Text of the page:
The second step consists of a national survey on RD. A population census study (survey) will be developed to collect ambispective (retrospective and prospective) data. The data collection instruments have been built and are in the validation stage. These instruments should serve as a basis for the steps that involve retrospective data collection from partner institutions, as well as a model for the step involving the prospective analysis.

Data from 2018 to 2019 from DATASUS, the informatics department of the SUS [14], demonstrates that 6,495 diagnostic procedures for RD were performed by the first five RDRS that presented production data. Considering that the more robust RDRS attend approximately 1000 patients per year, and the others 500 patients per year, a sample number of approximately 55,000 individuals is estimated.

Conclusions

The present position statement describes the aims and methodology for epidemiological data collection on RD in Brazil based on the BRDN initiative. The results of this project will impact health policy for RD in Brazil and can serve as an example to collect RD data in Latin America.

Availability of data and materials

Not applicable.

Abbreviations

BPCCPRD:

Brazilian Policy of Comprehensive Care for People with Rare Diseases

CNPq:

Conselho Nacional de Desenvolvimento Científico e Tecnológico

ICD-10:

International Statistical Classification of Diseases and Related Health Problems, 10th Revision

IRB:

Institutional Review Board

NSRS:

Newborn Screening Reference Service

OMIM:

Online Mendelian Inheritance in Man

RARAS:

Brazilian Network of Rare Diseases

RD:

Rare diseases

RDRS:

Rare Disease Reference Service

SUS:

Brazilian National Health System, Sistema Único de Saúde

UH:

University hospitals

WHO:

World Health Organization

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Acknowledgements

Raras Network Group: Tatiana Amorim, Associação de Pais e Amigos dos Excepcionais de Salvador; Gisele Maria Araujo Felix Adjuto, Hospital de Apoio de Brasília-DF; Rosemarie Elizabeth Schimidt Almeida, Universidade Estadual de Londrina; Flávia Resedá Brandão, Centro de Referência Estadual para Assistência do Diabetes e Endocrinologia-CEDEBA; Larissa Souza Mario Bueno, Maternidade Climério de Oliveira - MCO/UFBA; Maria Denise Fernandes Carvalho de Andrade, Hospital Universitário Walter Cantídio; Cristina Iacovelo Cagliari, Instituto Atlas Biosocial; Maria Terezinha Cardoso, Hospital de Apoio de Brasília; Ellaine Doris Fernandes Carvalho, Hospital Geral Dr. Cesar Cals; Marcela Câmara Machado Costa, Escola Bahiana de Medicina e Saúde Pública; Antonette El-Husny, Hospital Bettina Ferro de Souza, Instituto de Ciências da Saúde/UFPA/EBSERH; Lavinia Schuler Faccini, Universidade Federal do Rio Grande do Sul; Rodrigo Ambrosio Fock, UNIFESP; Rodrigo Neves Florêncio, Hospital Maria Lucinda- RARUS; Marcial Francis Galera, Hospital Universitário Julio Muller, UFMT; Roberto Giugliani, Universidade Federal do Rio Grande do Sul; Liane de Rosso Giuliani, Associação de Pais e Amigos dos Excepcionais de Campo Grande - Centro de Triagem Neonatal; Anette S Grumach, Faculdade de Medicina do ABC; Dafne G. Horovitz, Instituto Nacional de Saúde da Mulher, da Criança e do Adolescente Fernandes Figueira-IFF/Fiocruz; Juan Clinton Llerena-Junior -Instituto Nacional de Saúde da Mulher, da Criança e do Adolescente Fernandes Figueira-IFF/Fiocruz; Chong AE Kim, Instituto da Criança HCFMUSP; Rayana Elias Maia, Hospital Universitário Lauro Wanderley and Hospital Universitário Alcides Carneiro; Ana Maria Martins, Universidade Federal de São Paulo; Paula Frassinetti Vasconcelos de Medeiros, Hospital Universitário Alcides Carneiro; Nina Rosa de Castro Musolino, Instituto de Psiquiatria—USP; Marcelo Eidi Nita – MAPES; Henrique Gil da Silva Nunesmaia, Universidade Federal da Paraiba; Jose Carlison Santos de Oliveira, Hospital Universitário Prof. Edgar Santos/EBSERH (HUPES); Wagner José Martins Paiva (in memoriam), Universidade Estadual de Londrina; Helena Pimentel, APAE de Salvador; Louise Lapagesse de Camargo Pinto, Hospital Infantil Joana de Gusmão; Vânia Mesquita Gadelha Prazeres, Hospital Getúlio Vargas; Betânia de Freitas Rodrigues Ribeiro, FUNDHACRE: Fundação Hospital do Acre; Erlane Ribeiro, Hospital Infantil Albert Sabin; Márcia Maria Jardim Rodrigues, Universidade do Estado do Rio de Janeiro; Maria José Sparça Salles, Universidade Estadual de Londrina; Maria Teresa Vieira Sanseverino, Hospital de Cinicas de Porto Alegre; Eliane Pereira dos Santos; Associação de Pais e Amigos dos Excepcionais de Anápolis; Mara Lucia Schmitz Ferreira Santos, Hospital Pequeno Príncipe; Flávia Mori Sarti, Universidade de São Paulo; Luiz Carlos Santana da Silva, Hospital Bettina Ferro de Souza, Instituto de Ciências da Saúde/UFPA/EBSERH; Raquel Tavares Boy da Silva, Universidade do Estado do Rio de Janeiro; Carlos Eduardo Steiner, Universidade Estadual de Campinas- UNICAMP; Ana Beatriz Winter Tavares, Universidade do Estado do Rio de Janeiro; Thais Bonfim Teixeira, Associação de Pais e Amigos dos Excepcionais de Anápolis; Alberto Vergara, Hospital Infantil Joao Paulo II; Paulo Ricardo Gazzola Zen, Hospital da Criança Santo Antônio; Marcos Guimarães Zuchetti, Associação de Pais e Amigos dos Excepcionais de Anápolis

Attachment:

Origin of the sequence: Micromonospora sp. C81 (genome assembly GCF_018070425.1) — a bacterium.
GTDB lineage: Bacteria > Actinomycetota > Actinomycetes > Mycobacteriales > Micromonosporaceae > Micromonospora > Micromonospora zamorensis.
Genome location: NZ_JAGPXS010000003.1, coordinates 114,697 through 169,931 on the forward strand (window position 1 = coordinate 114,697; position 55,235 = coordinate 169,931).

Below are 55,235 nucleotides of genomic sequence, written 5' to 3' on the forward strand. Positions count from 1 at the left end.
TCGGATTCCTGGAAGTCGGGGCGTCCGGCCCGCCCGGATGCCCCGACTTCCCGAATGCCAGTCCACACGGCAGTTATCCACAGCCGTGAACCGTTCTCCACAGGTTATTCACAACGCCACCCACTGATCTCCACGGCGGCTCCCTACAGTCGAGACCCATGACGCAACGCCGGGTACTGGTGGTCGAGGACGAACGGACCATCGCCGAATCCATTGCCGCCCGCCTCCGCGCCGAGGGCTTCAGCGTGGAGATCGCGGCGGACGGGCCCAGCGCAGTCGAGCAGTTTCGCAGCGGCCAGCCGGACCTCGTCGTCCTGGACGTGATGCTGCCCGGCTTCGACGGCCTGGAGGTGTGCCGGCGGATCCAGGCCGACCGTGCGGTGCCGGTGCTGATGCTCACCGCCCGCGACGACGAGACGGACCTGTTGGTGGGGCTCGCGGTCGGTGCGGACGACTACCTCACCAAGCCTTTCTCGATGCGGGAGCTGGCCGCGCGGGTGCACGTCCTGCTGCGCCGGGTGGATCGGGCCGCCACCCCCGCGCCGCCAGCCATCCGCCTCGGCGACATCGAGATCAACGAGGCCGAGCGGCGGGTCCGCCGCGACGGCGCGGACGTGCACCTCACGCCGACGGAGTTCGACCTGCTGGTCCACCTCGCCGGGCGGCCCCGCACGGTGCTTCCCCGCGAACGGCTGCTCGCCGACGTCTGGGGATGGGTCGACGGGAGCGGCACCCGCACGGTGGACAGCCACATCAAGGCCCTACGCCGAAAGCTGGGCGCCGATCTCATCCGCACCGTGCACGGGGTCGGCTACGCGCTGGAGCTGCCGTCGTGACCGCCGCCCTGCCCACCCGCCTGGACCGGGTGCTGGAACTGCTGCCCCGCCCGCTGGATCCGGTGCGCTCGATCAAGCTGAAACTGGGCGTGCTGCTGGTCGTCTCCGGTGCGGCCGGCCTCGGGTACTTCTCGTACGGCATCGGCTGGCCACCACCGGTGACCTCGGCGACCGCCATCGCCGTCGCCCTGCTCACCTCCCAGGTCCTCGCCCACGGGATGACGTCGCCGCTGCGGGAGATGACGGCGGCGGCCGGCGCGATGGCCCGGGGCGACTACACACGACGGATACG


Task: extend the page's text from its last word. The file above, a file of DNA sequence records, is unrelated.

Funding

This study was funded by the National Council for Scientific and Technological Development – CNPq and the Ministry of Health of Brazil – MoH.

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Contributions

TMF designed the study, contributed to data interpretation and writing the manuscript. BMO, MA, IC, FAB contributed drafting and revising data and manuscript. IVDS, JS, NBS, AXA contributed to data interpretation and writing the manuscript. DA designed the study and contributed writing the manuscript. All authors read and approved the final manuscript.

Corresponding author

Correspondence to Têmis Maria Félix.

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This study was approved by the Institutional Ethics Committee Board of Hospital de Clinicas de Porto Alegre, the coordinator centre for the study.

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Not applicable.

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The authors declare no competing interests.

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Félix, T.M., de Oliveira, B.M., Artifon, M. et al. Epidemiology of rare diseases in Brazil: protocol of the Brazilian Rare Diseases Network (RARAS-BRDN). Orphanet J Rare Dis 17, 84 (2022). https://doi.org/10.1186/s13023-022-02254-4

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Keywords

  • Rare diseases
  • Epidemiology
  • Healthcare system
  • Public health